International Journal of Comparative Labour Law and Industrial Relations

Volume 32 (2016)

Volume 32 (2016) / Issue 1

Claire Mummé, 'Bhasin v. Hrynew: A New Era for Good Faith in Canadian Employment Law, or Just Tinkering at the Margins?' (2016) 32 International Journal of Comparative Labour Law and Industrial Relations, Issue 1, pp. 117–129

Abstract

In Commonwealth Bank of Australia v. Barker the High Court of Australia refused to impose an implied duty of mutual trust and confidence into the employment contract, reasoning that doing so would take the Court beyond its legitimate authority. Issued two months later, the Supreme Court of Canada went in a different direction. In Bhasin v. Hrynew, the Court crafted a new substantive doctrine of honest contractual performance, based on a newly-recognized central organizing principle of good faith in contract law. A few months later the Court applied the organizing principle of good faith to circumscribe the exercise of an employer’s discretion in Potter v. New Brunswick Legal Aid Services Commission. This article offers an assessment of the potential impact of Bhasin and Potter on the future direction of Canadian employment law.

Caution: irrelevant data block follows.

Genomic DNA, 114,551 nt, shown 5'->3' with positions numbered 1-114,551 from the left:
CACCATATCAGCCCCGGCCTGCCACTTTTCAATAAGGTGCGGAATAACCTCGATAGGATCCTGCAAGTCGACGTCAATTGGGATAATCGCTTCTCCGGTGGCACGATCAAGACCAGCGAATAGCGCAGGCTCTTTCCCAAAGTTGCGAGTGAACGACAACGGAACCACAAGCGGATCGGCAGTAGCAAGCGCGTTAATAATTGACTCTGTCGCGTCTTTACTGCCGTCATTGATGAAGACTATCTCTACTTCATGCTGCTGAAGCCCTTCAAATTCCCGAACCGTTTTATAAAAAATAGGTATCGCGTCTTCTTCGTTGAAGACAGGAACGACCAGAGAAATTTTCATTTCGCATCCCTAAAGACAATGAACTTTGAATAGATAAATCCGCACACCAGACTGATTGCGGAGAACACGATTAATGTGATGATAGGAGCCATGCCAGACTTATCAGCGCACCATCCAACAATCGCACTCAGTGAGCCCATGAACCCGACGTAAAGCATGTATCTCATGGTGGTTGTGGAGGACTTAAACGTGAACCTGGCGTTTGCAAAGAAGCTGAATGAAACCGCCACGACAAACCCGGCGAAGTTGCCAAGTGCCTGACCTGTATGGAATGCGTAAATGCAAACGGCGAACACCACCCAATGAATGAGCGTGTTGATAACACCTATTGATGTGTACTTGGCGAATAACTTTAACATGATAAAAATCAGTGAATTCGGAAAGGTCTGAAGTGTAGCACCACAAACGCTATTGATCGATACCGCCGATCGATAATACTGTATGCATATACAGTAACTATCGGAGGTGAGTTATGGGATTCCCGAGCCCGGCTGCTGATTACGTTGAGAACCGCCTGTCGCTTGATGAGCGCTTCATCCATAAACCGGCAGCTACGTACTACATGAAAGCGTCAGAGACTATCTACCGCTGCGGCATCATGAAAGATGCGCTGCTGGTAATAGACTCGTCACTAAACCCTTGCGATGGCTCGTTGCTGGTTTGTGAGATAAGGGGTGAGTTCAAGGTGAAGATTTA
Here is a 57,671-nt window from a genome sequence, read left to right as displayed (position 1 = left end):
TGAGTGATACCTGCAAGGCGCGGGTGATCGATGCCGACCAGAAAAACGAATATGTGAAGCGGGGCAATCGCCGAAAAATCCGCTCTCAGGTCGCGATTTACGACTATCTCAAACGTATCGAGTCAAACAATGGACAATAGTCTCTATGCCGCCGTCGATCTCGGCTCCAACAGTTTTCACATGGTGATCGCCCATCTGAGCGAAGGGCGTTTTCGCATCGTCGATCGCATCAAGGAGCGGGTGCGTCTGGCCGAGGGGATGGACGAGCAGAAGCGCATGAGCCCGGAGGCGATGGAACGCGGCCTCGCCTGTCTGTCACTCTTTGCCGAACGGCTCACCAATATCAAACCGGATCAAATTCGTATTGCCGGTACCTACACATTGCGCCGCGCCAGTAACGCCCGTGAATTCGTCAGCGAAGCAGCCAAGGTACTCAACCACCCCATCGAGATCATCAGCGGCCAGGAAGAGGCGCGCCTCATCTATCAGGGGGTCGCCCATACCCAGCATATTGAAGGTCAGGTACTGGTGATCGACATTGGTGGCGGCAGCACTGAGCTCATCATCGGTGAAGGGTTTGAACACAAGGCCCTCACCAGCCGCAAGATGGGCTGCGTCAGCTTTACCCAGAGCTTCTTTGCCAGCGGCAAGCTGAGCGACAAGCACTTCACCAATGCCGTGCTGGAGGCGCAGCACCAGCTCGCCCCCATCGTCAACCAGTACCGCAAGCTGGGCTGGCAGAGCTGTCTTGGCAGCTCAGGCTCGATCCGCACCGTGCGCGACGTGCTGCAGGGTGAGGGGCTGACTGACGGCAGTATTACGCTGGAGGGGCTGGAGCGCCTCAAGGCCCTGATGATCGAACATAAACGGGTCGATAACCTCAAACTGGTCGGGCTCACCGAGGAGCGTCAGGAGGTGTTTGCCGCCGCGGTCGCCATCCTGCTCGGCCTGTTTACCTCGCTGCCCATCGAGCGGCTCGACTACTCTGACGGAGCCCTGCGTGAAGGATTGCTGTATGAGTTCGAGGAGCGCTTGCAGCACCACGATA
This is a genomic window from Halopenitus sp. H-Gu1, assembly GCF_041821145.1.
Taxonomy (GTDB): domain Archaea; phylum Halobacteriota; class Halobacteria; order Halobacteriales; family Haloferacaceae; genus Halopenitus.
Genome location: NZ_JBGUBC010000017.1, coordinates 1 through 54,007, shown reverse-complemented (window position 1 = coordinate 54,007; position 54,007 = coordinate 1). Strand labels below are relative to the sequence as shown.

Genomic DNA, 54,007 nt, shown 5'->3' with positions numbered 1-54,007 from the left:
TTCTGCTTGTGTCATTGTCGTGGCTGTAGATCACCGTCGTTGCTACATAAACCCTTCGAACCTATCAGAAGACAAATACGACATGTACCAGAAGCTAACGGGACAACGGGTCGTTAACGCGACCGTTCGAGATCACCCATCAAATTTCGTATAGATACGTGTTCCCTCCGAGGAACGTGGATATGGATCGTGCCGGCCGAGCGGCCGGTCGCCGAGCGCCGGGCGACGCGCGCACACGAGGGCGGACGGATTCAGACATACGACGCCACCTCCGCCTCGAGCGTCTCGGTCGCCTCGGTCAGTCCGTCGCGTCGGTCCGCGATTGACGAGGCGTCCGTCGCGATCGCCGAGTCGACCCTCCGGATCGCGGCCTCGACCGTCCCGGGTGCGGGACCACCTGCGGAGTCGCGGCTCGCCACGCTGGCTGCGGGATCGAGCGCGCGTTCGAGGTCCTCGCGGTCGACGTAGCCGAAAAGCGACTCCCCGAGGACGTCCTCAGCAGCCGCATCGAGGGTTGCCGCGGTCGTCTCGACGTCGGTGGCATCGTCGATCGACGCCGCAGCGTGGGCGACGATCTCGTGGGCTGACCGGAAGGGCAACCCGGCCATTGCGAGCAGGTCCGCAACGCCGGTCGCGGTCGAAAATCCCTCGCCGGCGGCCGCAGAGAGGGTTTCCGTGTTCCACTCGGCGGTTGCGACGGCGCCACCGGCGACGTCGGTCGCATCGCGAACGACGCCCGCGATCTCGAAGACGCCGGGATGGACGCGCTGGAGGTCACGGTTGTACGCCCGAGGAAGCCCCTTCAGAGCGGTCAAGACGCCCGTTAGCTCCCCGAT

Copyright © 2016 Kluwer Law International
All rights reserved

ISSN: 0952-617X
ID: IJCL2016007